- Easy Ways to Improve Your Landscape Photography
- Landscape Photography Composition Rules You Need to Start Using Today
- 4 Ways to Make Your Landscape Photos Look Like the Pros
- How to Get a Perfect Foreground in Landscape Photography
- Change the Light in Your Landscape Photos
- A Step-by-Step Guide for Long Exposure Landscape Photography
I'm a landscape photographer, and I'm not a morning person.
That's not a good combination to have seeing as how one of the best times to photograph landscapes is at sunrise.
But as much as I hate getting up early, when I'm out there at a perfect spot with a gorgeous landscape before me and the sun rises to cast its warm glow across the landscape, I have to say, losing a couple of hours of sleep is all worth it.
Good landscape photography lighting is the key to capturing drop-dead gorgeous photos. But it isn't always as easy as getting up early to find that awesome light.
Here's a few tips that will help you find the right light for your photography.
Defining Good Landscape Photography Lighting
Defining "good light" is actually quite difficult because what constitutes good light depends on the landscape itself as well as the mood you want to set in your image.
For example, soft, diffused light on a cloudy day is very even, with little or no shadows and very little contrast, as seen in the image above.
But because there is so much drama in the cloud formations and so much detail in the foreground grasses, this shot doesn't need dramatic lighting to be visually appealing.
However, on other occasions, more direct light is a better choice.
In the image above, there are no clouds to diffuse the rays from the setting sun, which makes the light harsher and more contrasty than in the previous example.
But it works for this landscape because the low-slung light brings out shadows in the foreground that highlight the texture of the sand. Likewise, where the blue tones of the light in the previous image help set the tone for the dramatic clouds, in this shot, the warm tones are more conducive to the desert scene.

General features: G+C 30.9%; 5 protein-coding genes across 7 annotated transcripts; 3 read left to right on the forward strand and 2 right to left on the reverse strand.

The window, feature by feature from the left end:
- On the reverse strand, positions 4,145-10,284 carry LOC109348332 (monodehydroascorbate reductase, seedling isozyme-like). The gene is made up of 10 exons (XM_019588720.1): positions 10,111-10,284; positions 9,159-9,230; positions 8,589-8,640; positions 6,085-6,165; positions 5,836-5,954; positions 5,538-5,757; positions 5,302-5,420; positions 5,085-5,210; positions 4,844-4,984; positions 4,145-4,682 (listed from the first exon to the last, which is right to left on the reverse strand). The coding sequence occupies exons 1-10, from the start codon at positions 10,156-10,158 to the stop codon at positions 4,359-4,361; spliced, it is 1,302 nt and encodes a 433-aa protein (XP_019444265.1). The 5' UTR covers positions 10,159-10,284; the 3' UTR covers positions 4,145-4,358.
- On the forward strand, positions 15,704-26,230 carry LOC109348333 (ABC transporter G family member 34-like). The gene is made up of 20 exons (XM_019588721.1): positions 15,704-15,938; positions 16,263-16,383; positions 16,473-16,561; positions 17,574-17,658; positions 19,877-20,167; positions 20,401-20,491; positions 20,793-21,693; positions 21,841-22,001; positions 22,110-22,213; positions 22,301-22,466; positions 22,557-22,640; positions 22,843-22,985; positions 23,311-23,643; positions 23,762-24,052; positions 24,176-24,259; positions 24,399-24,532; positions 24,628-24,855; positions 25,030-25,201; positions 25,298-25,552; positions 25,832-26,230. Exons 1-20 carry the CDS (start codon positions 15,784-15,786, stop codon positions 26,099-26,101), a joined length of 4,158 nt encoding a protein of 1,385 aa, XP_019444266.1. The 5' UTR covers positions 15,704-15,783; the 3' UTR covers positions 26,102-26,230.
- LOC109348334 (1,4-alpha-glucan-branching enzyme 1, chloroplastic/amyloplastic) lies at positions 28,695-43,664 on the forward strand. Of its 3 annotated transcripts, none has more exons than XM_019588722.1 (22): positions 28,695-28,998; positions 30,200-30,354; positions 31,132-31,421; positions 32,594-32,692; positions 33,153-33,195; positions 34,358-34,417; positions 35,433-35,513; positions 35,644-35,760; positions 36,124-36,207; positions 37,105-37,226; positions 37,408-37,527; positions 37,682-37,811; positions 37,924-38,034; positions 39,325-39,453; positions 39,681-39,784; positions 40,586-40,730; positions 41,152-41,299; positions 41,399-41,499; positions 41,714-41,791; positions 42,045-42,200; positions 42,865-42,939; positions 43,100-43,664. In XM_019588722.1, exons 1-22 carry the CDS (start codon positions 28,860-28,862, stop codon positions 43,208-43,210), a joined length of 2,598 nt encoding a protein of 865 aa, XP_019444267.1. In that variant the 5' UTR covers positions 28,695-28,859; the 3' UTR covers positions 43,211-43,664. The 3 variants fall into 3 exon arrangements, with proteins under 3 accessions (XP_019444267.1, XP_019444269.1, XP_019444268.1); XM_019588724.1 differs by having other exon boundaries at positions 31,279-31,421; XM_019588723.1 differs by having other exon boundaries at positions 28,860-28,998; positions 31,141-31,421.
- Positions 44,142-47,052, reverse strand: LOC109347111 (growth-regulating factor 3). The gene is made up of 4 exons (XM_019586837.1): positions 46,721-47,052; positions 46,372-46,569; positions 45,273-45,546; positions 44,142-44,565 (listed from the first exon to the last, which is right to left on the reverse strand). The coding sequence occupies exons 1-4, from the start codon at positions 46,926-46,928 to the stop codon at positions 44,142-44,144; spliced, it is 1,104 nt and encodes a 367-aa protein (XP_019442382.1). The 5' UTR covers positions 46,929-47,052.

So, in the end, good light doesn't have a specific definition other than it's what makes the scene you're photographing look the way you want it to look. Explore warm vs. cool light to learn more about how color temperature impacts how your photos look.
Finding the Best Lighting
The first key to mastering natural light is simply taking the time and putting forth the effort to experiment with different types of lighting.
Now, that doesn't mean that you need to go out before sunrise and stay in the same spot until after sunset, taking a photo every five minutes.
But if you can revisit the same location at different times of day, or even if you can stay at the same location for an hour, you can get enough photos with different kinds of light such that you have some variety to see what works best for that location.
The second component of finding great light for landscape photography is to scout locations with light in mind.
That means that you aren't just looking for a strong subject or a pretty scene to feature in the photo. Instead, you're doing so through the lens of the best light to highlight those features.